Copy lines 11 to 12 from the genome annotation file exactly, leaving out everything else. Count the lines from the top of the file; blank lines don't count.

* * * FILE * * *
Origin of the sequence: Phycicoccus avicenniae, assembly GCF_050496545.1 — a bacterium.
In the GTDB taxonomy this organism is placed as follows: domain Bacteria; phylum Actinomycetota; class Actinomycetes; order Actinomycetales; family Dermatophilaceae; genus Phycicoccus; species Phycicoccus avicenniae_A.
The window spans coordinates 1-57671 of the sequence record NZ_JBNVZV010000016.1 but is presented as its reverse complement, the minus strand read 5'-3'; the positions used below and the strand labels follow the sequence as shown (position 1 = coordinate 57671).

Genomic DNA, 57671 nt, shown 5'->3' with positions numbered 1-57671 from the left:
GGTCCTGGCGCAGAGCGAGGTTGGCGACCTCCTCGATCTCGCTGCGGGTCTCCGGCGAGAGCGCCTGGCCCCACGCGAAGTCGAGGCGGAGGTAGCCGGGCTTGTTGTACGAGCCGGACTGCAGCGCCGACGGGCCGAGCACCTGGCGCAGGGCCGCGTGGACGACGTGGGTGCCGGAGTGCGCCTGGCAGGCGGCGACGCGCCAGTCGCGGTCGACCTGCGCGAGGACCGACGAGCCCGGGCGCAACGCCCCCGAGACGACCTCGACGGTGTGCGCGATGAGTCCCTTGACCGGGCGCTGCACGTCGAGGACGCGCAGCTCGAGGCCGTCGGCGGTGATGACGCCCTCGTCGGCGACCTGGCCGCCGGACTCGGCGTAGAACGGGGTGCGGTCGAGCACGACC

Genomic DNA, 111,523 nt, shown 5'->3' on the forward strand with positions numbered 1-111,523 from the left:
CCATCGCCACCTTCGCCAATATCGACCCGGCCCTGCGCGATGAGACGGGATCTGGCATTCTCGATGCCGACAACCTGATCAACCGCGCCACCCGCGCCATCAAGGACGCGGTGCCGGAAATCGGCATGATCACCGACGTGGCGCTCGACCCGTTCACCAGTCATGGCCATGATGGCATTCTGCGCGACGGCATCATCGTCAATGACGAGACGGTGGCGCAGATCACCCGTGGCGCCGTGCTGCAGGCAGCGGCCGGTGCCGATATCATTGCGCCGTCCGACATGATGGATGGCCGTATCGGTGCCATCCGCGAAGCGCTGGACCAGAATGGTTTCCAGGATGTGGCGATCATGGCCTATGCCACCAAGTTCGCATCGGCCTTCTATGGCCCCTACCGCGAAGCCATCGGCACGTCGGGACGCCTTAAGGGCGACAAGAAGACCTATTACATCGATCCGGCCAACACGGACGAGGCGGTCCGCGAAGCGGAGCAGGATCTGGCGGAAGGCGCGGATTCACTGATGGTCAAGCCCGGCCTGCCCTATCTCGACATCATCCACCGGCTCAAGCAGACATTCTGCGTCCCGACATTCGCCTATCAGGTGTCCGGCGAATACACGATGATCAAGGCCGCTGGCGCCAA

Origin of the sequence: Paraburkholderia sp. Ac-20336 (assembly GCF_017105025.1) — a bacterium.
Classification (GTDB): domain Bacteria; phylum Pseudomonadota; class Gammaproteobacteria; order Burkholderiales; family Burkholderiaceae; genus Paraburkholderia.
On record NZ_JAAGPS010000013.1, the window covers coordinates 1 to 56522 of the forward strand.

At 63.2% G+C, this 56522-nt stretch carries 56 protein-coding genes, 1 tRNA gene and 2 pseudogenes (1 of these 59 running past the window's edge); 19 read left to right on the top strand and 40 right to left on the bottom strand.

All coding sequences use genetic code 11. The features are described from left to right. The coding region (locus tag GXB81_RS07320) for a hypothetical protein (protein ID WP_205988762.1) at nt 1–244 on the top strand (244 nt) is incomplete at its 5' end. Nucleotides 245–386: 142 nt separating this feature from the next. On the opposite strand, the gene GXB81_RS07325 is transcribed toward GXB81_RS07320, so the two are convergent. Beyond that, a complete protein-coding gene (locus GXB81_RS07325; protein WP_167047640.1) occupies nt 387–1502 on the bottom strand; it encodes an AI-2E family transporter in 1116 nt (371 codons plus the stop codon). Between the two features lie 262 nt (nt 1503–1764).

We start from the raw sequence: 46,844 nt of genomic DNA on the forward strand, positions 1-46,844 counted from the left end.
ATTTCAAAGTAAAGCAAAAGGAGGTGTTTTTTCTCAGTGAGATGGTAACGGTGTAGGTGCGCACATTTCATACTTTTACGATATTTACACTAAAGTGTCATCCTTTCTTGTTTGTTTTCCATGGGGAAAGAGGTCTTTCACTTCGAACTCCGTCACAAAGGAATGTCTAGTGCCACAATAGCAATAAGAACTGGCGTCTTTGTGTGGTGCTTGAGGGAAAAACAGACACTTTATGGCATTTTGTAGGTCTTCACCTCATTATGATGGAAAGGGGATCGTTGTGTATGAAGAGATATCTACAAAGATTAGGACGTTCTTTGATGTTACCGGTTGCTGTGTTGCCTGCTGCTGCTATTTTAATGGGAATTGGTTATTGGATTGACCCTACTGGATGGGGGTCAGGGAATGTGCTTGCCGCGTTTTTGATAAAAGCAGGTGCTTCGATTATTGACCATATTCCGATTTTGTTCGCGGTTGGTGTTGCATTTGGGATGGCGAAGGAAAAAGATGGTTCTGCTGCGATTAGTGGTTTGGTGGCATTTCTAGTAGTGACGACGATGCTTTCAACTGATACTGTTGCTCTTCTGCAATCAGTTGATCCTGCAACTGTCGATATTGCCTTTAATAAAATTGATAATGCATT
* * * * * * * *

At 63.2% G+C, this 56522-nt stretch carries 56 protein-coding genes, 1 tRNA gene and 2 pseudogenes (1 of these 59 running past the window's edge); 19 read left to right on the top strand and 40 right to left on the bottom strand.

All coding sequences use genetic code 11. The features are described from left to right. The coding region (locus tag GXB81_RS07320) for a hypothetical protein (protein ID WP_205988762.1) at nt 1–244 on the top strand (244 nt) is incomplete at its 5' end. Nucleotides 245–386: 142 nt separating this feature from the next. On the opposite strand, the gene GXB81_RS07325 is transcribed toward GXB81_RS07320, so the two are convergent. Beyond that, a complete protein-coding gene (locus GXB81_RS07325; protein WP_167047640.1) occupies nt 387–1502 on the bottom strand; it encodes an AI-2E family transporter in 1116 nt (371 codons plus the stop codon). Between the two features lie 262 nt (nt 1503–1764).